Skip to main content
Dryad logo

Data from: Ants and ant scent reduce bumblebee pollination of artificial flowers

Citation

Cembrowski, Adam R.; Frederickson, Megan E.; Thomson, James D.; Tan, Marcus G. (2013), Data from: Ants and ant scent reduce bumblebee pollination of artificial flowers, Dryad, Dataset, https://doi.org/10.5061/dryad.3v7k3

Abstract

Ants on flowers can disrupt pollination by consuming rewards or harassing pollinators, but it is difficult to disentangle the effects of these exploitative and interference forms of competition on pollinator behavior. Using highly rewarding and quickly replenishing artificial flowers that simulate male or female function, we allowed bumblebees (Bombus impatiens) to forage (1) on flowers with or without ants (Myrmica rubra) and (2) on flowers with or without ant scent cues. Bumblebees transferred significantly more pollen analogue both to and from ant-free flowers, demonstrating that interference competition with ants is sufficient to modify pollinator foraging behavior. Bees also removed significantly less pollen analogue from ant-scented flowers than from controls, making this the first study to show that bees can use ant scent to avoid harassment at flowers. Ant effects on pollinator behavior, possibly in addition to their effects on pollen viability, may contribute to the evolution of floral traits minimizing ant visitation.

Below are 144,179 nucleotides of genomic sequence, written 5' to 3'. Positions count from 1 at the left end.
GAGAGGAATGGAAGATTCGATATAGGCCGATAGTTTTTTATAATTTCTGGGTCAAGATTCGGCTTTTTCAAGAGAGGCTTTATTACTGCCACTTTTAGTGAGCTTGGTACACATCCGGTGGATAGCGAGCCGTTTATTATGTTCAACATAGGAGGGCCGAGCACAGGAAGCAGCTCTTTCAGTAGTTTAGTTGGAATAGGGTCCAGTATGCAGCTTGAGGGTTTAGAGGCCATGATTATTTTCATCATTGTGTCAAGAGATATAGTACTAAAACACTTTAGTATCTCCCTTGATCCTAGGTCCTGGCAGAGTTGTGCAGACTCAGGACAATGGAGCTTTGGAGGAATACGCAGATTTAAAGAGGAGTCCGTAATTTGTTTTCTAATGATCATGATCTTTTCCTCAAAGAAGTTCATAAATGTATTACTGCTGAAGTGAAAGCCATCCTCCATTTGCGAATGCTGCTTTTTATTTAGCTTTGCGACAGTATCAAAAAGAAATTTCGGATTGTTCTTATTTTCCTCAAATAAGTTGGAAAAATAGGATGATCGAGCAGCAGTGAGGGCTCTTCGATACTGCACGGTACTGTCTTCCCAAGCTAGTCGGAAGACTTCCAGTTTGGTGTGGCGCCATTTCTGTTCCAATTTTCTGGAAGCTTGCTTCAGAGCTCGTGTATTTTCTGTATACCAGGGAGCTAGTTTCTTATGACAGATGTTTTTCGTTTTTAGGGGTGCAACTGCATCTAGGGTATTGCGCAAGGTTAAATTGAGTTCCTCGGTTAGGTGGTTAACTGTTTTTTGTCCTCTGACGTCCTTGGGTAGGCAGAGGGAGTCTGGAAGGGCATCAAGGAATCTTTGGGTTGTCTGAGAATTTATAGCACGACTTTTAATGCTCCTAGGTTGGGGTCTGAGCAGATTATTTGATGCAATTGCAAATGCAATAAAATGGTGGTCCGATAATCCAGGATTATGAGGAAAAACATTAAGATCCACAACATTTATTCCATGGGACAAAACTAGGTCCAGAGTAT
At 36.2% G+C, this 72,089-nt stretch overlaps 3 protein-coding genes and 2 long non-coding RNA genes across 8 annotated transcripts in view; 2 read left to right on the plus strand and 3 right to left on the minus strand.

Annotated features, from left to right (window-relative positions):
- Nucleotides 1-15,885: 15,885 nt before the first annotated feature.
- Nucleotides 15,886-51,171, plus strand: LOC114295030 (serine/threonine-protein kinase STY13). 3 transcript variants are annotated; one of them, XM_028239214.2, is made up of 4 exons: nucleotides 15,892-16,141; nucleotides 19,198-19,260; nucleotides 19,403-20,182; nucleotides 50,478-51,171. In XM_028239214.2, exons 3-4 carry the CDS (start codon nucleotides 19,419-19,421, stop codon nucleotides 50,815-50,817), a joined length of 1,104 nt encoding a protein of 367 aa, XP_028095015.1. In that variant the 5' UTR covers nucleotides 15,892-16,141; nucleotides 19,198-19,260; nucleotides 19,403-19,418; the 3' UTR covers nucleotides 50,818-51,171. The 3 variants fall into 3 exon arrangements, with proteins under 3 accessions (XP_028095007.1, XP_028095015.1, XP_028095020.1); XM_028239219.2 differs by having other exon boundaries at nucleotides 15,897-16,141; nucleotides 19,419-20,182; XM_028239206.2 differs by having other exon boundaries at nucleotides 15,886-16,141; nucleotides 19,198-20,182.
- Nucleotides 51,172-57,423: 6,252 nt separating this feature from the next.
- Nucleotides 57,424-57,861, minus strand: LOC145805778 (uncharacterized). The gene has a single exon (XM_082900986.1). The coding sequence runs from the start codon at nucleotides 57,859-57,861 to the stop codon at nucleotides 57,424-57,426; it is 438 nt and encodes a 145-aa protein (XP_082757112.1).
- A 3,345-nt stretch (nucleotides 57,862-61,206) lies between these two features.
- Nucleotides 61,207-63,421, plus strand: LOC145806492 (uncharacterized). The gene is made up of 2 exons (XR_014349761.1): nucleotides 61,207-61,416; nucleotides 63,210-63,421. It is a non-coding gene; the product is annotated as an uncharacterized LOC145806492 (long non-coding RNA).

Usage Notes